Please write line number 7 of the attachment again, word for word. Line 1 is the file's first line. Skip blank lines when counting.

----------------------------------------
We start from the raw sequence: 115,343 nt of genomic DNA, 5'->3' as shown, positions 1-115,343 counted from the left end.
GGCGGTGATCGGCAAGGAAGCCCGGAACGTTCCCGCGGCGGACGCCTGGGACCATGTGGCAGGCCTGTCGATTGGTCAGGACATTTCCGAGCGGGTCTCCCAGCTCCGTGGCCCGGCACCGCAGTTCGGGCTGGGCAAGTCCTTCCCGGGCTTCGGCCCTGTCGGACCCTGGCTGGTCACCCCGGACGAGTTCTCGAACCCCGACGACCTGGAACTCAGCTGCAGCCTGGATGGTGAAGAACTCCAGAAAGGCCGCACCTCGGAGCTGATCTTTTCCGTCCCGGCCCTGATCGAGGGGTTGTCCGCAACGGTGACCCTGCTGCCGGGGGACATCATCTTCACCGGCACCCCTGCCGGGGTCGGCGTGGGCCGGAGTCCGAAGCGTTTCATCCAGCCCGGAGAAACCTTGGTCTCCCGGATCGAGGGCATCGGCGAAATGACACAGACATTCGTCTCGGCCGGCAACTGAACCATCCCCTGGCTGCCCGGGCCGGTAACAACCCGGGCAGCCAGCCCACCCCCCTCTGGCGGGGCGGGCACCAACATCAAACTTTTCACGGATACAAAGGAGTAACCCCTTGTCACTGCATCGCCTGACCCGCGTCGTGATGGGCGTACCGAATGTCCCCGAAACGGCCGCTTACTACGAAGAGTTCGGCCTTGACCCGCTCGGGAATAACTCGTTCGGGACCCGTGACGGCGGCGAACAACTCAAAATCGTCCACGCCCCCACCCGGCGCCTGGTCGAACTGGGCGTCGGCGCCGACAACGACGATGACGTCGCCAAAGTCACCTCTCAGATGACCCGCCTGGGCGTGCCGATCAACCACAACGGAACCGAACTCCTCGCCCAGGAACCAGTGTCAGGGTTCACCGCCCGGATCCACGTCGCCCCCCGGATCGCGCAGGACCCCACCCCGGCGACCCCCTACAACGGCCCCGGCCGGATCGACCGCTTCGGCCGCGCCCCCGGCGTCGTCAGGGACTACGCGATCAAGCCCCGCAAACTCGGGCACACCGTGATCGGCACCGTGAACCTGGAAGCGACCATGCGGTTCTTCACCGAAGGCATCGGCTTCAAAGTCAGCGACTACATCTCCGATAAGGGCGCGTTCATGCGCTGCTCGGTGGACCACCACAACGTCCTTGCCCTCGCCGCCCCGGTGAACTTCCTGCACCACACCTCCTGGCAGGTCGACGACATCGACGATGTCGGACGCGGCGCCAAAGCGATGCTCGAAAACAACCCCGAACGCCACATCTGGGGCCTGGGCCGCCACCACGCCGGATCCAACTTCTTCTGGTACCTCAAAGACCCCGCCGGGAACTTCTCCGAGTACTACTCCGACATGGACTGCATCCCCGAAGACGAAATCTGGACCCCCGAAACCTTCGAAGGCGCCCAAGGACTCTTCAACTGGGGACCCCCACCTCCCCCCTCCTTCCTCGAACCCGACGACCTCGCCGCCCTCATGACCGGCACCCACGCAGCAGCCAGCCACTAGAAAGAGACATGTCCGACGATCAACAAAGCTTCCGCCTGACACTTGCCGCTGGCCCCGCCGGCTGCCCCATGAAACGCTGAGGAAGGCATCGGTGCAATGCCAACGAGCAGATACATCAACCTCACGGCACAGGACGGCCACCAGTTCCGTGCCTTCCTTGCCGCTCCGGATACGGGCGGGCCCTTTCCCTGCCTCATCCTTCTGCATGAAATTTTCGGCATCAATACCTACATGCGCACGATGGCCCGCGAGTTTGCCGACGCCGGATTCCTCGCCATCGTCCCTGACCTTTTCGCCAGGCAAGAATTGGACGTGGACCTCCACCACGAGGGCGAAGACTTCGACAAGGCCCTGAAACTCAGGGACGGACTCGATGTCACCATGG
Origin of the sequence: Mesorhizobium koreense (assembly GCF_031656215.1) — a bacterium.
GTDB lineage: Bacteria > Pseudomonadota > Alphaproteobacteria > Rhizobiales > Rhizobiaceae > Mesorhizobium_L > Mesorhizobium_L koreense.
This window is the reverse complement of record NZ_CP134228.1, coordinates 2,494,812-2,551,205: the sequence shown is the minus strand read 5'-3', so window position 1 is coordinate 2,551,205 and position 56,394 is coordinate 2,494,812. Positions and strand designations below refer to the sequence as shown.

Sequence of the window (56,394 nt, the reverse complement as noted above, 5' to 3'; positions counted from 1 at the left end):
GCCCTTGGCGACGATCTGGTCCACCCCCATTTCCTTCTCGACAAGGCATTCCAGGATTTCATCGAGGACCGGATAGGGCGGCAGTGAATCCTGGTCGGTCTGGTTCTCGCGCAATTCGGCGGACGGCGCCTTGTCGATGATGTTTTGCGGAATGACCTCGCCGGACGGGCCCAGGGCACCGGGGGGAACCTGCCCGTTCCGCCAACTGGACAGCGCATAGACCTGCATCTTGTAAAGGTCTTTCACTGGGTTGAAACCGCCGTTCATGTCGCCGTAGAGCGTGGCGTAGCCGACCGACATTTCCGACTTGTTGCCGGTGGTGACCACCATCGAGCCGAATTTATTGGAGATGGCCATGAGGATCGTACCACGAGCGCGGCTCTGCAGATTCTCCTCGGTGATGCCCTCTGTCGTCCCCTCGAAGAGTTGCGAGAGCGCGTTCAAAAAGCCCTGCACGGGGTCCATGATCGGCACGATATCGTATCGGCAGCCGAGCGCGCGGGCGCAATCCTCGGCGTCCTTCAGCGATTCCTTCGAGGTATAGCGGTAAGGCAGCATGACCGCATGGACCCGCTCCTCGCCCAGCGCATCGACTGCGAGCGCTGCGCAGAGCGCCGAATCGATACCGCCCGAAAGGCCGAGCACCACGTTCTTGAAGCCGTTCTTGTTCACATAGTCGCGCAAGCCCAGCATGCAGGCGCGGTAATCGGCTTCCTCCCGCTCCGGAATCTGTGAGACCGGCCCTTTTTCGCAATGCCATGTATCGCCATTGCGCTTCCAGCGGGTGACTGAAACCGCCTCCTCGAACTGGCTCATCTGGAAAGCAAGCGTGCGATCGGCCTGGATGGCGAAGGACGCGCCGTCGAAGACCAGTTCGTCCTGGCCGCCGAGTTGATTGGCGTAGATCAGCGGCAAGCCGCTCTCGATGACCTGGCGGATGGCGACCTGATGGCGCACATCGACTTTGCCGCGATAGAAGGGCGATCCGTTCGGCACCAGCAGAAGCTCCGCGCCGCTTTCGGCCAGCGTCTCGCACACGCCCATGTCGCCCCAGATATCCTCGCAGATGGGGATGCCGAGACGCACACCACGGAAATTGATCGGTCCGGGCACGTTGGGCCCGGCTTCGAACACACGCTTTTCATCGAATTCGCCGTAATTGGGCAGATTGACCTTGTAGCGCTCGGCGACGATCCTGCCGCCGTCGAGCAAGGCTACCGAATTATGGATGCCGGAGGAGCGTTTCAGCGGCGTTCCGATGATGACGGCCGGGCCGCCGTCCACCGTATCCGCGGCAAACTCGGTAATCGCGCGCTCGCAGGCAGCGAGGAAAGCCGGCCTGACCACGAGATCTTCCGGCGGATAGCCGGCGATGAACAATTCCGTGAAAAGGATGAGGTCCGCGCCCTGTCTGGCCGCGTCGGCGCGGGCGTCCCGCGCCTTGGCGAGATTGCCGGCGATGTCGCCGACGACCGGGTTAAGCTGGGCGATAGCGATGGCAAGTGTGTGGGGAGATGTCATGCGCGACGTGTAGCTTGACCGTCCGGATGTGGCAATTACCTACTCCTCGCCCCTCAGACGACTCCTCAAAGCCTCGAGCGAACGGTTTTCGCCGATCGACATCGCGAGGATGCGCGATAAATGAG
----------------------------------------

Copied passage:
GCCCTTGGCGACGATCTGGTCCACCCCCATTTCCTTCTCGACAAGGCATTCCAGGATTTCATCGAGGACCGGATAGGGCGGCAGTGAATCCTGGTCGGTCTGGTTCTCGCGCAATTCGGCGGACGGCGCCTTGTCGATGATGTTTTGCGGAATGACCTCGCCGGACGGGCCCAGGGCACCGGGGGGAACCTGCCCGTTCCGCCAACTGGACAGCGCATAGACCTGCATCTTGTAAAGGTCTTTCACTGGGTTGAAACCGCCGTTCATGTCGCCGTAGAGCGTGGCGTAGCCGACCGACATTTCCGACTTGTTGCCGGTGGTGACCACCATCGAGCCGAATTTATTGGAGATGGCCATGAGGATCGTACCACGAGCGCGGCTCTGCAGATTCTCCTCGGTGATGCCCTCTGTCGTCCCCTCGAAGAGTTGCGAGAGCGCGTTCAAAAAGCCCTGCACGGGGTCCATGATCGGCACGATATCGTATCGGCAGCCGAGCGCGCGGGCGCAATCCTCGGCGTCCTTCAGCGATTCCTTCGAGGTATAGCGGTAAGGCAGCATGACCGCATGGACCCGCTCCTCGCCCAGCGCATCGACTGCGAGCGCTGCGCAGAGCGCCGAATCGATACCGCCCGAAAGGCCGAGCACCACGTTCTTGAAGCCGTTCTTGTTCACATAGTCGCGCAAGCCCAGCATGCAGGCGCGGTAATCGGCTTCCTCCCGCTCCGGAATCTGTGAGACCGGCCCTTTTTCGCAATGCCATGTATCGCCATTGCGCTTCCAGCGGGTGACTGAAACCGCCTCCTCGAACTGGCTCATCTGGAAAGCAAGCGTGCGATCGGCCTGGATGGCGAAGGACGCGCCGTCGAAGACCAGTTCGTCCTGGCCGCCGAGTTGATTGGCGTAGATCAGCGGCAAGCCGCTCTCGATGACCTGGCGGATGGCGACCTGATGGCGCACATCGACTTTGCCGCGATAGAAGGGCGATCCGTTCGGCACCAGCAGAAGCTCCGCGCCGCTTTCGGCCAGCGTCTCGCACACGCCCATGTCGCCCCAGATATCCTCGCAGATGGGGATGCCGAGACGCACACCACGGAAATTGATCGGTCCGGGCACGTTGGGCCCGGCTTCGAACACACGCTTTTCATCGAATTCGCCGTAATTGGGCAGATTGACCTTGTAGCGCTCGGCGACGATCCTGCCGCCGTCGAGCAAGGCTACCGAATTATGGATGCCGGAGGAGCGTTTCAGCGGCGTTCCGATGATGACGGCCGGGCCGCCGTCCACCGTATCCGCGGCAAACTCGGTAATCGCGCGCTCGCAGGCAGCGAGGAAAGCCGGCCTGACCACGAGATCTTCCGGCGGATAGCCGGCGATGAACAATTCCGTGAAAAGGATGAGGTCCGCGCCCTGTCTGGCCGCGTCGGCGCGGGCGTCCCGCGCCTTGGCGAGATTGCCGGCGATGTCGCCGACGACCGGGTTAAGCTGGGCGATAGCGATGGCAAGTGTGTGGGGAGATGTCATGCGCGACGTGTAGCTTGACCGTCCGGATGTGGCAATTACCTACTCCTCGCCCCTCAGACGACTCCTCAAAGCCTCGAGCGAACGGTTTTCGCCGATCGACATCGCGAGGATGCGCGATAAATGAG